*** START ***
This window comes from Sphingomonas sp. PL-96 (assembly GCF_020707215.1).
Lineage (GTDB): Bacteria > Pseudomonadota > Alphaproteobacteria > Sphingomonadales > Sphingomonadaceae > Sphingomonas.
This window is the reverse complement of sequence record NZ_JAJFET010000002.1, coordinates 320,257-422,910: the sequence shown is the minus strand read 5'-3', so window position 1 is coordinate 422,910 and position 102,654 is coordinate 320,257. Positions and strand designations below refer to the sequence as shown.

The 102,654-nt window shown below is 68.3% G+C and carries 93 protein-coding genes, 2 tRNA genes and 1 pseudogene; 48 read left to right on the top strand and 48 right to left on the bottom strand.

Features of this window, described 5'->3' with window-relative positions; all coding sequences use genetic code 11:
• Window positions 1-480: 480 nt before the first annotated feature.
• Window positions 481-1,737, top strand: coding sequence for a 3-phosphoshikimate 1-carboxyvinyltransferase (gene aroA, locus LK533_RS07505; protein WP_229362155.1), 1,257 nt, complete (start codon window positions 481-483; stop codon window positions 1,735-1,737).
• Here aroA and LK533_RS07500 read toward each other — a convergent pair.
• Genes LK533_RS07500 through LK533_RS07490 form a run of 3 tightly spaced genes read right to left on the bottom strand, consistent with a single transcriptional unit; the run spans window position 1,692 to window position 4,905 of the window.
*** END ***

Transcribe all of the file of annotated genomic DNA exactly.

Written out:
This window comes from Sphingomonas sp. PL-96 (assembly GCF_020707215.1).
Lineage (GTDB): Bacteria > Pseudomonadota > Alphaproteobacteria > Sphingomonadales > Sphingomonadaceae > Sphingomonas.
This window is the reverse complement of sequence record NZ_JAJFET010000002.1, coordinates 320,257-422,910: the sequence shown is the minus strand read 5'-3', so window position 1 is coordinate 422,910 and position 102,654 is coordinate 320,257. Positions and strand designations below refer to the sequence as shown.

The 102,654-nt window shown below is 68.3% G+C and carries 93 protein-coding genes, 2 tRNA genes and 1 pseudogene; 48 read left to right on the top strand and 48 right to left on the bottom strand.

Features of this window, described 5'->3' with window-relative positions; all coding sequences use genetic code 11:
• Window positions 1-480: 480 nt before the first annotated feature.
• Window positions 481-1,737, top strand: coding sequence for a 3-phosphoshikimate 1-carboxyvinyltransferase (gene aroA, locus LK533_RS07505; protein WP_229362155.1), 1,257 nt, complete (start codon window positions 481-483; stop codon window positions 1,735-1,737).
• Here aroA and LK533_RS07500 read toward each other — a convergent pair.
• Genes LK533_RS07500 through LK533_RS07490 form a run of 3 tightly spaced genes read right to left on the bottom strand, consistent with a single transcriptional unit; the run spans window position 1,692 to window position 4,905 of the window.